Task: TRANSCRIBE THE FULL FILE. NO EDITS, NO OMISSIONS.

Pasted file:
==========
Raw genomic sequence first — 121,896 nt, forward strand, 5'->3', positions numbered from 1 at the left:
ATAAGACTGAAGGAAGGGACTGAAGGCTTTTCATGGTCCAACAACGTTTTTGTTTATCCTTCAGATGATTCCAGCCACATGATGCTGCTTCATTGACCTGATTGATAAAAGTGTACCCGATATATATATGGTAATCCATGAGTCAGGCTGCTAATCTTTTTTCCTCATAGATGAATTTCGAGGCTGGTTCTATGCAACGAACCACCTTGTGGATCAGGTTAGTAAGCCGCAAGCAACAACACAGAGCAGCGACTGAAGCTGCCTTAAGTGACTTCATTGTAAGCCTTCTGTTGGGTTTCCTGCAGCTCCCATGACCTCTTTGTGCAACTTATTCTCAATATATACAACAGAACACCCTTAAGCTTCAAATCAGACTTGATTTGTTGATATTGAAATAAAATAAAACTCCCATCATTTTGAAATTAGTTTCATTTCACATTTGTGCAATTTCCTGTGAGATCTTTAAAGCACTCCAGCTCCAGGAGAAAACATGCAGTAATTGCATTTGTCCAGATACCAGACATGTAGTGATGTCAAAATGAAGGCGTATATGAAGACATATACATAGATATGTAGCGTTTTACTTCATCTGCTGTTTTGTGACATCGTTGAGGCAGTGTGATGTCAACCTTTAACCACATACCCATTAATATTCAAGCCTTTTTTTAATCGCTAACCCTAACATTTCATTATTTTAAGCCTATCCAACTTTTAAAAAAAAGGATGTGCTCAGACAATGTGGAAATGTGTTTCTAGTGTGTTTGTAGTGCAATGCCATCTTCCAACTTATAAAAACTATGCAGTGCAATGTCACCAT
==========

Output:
Raw genomic sequence first — 121,896 nt, forward strand, 5'->3', positions numbered from 1 at the left:
ATAAGACTGAAGGAAGGGACTGAAGGCTTTTCATGGTCCAACAACGTTTTTGTTTATCCTTCAGATGATTCCAGCCACATGATGCTGCTTCATTGACCTGATTGATAAAAGTGTACCCGATATATATATGGTAATCCATGAGTCAGGCTGCTAATCTTTTTTCCTCATAGATGAATTTCGAGGCTGGTTCTATGCAACGAACCACCTTGTGGATCAGGTTAGTAAGCCGCAAGCAACAACACAGAGCAGCGACTGAAGCTGCCTTAAGTGACTTCATTGTAAGCCTTCTGTTGGGTTTCCTGCAGCTCCCATGACCTCTTTGTGCAACTTATTCTCAATATATACAACAGAACACCCTTAAGCTTCAAATCAGACTTGATTTGTTGATATTGAAATAAAATAAAACTCCCATCATTTTGAAATTAGTTTCATTTCACATTTGTGCAATTTCCTGTGAGATCTTTAAAGCACTCCAGCTCCAGGAGAAAACATGCAGTAATTGCATTTGTCCAGATACCAGACATGTAGTGATGTCAAAATGAAGGCGTATATGAAGACATATACATAGATATGTAGCGTTTTACTTCATCTGCTGTTTTGTGACATCGTTGAGGCAGTGTGATGTCAACCTTTAACCACATACCCATTAATATTCAAGCCTTTTTTTAATCGCTAACCCTAACATTTCATTATTTTAAGCCTATCCAACTTTTAAAAAAAAGGATGTGCTCAGACAATGTGGAAATGTGTTTCTAGTGTGTTTGTAGTGCAATGCCATCTTCCAACTTATAAAAACTATGCAGTGCAATGTCACCAT